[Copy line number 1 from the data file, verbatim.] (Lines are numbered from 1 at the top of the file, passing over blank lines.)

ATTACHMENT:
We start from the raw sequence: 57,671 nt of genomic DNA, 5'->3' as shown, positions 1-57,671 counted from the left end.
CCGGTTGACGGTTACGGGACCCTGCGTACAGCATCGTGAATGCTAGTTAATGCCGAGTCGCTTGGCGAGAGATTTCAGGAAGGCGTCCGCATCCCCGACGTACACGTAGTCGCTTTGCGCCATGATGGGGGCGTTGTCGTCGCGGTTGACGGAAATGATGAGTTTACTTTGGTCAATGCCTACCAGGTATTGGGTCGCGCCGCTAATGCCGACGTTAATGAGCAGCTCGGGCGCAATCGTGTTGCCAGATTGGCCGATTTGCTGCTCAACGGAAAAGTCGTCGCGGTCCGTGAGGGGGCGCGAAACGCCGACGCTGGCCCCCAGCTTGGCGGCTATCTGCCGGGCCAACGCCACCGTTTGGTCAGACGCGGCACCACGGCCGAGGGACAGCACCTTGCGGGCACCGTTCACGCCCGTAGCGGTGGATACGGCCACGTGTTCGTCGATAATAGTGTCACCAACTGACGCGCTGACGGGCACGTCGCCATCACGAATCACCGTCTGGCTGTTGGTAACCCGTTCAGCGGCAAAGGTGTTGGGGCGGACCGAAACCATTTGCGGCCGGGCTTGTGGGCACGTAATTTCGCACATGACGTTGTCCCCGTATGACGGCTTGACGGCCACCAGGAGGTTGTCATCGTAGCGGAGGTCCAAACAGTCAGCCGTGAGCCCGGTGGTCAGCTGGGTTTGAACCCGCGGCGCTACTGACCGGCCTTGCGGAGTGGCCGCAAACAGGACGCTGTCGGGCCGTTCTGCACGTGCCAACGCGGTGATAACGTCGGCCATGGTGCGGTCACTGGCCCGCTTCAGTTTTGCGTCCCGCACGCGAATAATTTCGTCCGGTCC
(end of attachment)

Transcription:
We start from the raw sequence: 57,671 nt of genomic DNA, 5'->3' as shown, positions 1-57,671 counted from the left end.